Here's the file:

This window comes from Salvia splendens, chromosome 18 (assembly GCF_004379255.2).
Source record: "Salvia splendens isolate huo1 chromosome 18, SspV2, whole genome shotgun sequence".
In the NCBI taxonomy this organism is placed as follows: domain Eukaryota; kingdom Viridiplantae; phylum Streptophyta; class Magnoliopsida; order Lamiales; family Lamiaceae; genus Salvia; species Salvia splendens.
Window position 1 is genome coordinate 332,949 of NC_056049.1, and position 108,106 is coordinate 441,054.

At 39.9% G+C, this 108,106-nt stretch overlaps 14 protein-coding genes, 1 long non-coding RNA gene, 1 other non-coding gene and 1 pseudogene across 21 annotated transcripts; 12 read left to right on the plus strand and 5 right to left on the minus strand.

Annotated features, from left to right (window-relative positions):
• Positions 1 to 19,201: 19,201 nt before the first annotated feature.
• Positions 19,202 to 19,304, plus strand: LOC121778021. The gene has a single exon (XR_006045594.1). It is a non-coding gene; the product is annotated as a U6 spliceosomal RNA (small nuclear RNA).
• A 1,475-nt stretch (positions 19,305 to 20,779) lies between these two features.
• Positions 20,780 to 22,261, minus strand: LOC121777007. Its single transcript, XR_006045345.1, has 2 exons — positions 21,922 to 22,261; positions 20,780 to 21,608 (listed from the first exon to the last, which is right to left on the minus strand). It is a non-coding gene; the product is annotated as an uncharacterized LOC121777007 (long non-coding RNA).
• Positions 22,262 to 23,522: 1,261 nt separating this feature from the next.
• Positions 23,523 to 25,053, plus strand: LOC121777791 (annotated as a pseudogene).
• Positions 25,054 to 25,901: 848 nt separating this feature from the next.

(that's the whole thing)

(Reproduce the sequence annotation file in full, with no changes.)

This window comes from Salvia splendens, chromosome 18 (assembly GCF_004379255.2).
Source record: "Salvia splendens isolate huo1 chromosome 18, SspV2, whole genome shotgun sequence".
In the NCBI taxonomy this organism is placed as follows: domain Eukaryota; kingdom Viridiplantae; phylum Streptophyta; class Magnoliopsida; order Lamiales; family Lamiaceae; genus Salvia; species Salvia splendens.
Window position 1 is genome coordinate 332,949 of NC_056049.1, and position 108,106 is coordinate 441,054.

At 39.9% G+C, this 108,106-nt stretch overlaps 14 protein-coding genes, 1 long non-coding RNA gene, 1 other non-coding gene and 1 pseudogene across 21 annotated transcripts; 12 read left to right on the plus strand and 5 right to left on the minus strand.

Annotated features, from left to right (window-relative positions):
• Positions 1 to 19,201: 19,201 nt before the first annotated feature.
• Positions 19,202 to 19,304, plus strand: LOC121778021. The gene has a single exon (XR_006045594.1). It is a non-coding gene; the product is annotated as a U6 spliceosomal RNA (small nuclear RNA).
• A 1,475-nt stretch (positions 19,305 to 20,779) lies between these two features.
• Positions 20,780 to 22,261, minus strand: LOC121777007. Its single transcript, XR_006045345.1, has 2 exons — positions 21,922 to 22,261; positions 20,780 to 21,608 (listed from the first exon to the last, which is right to left on the minus strand). It is a non-coding gene; the product is annotated as an uncharacterized LOC121777007 (long non-coding RNA).
• Positions 22,262 to 23,522: 1,261 nt separating this feature from the next.
• Positions 23,523 to 25,053, plus strand: LOC121777791 (annotated as a pseudogene).
• Positions 25,054 to 25,901: 848 nt separating this feature from the next.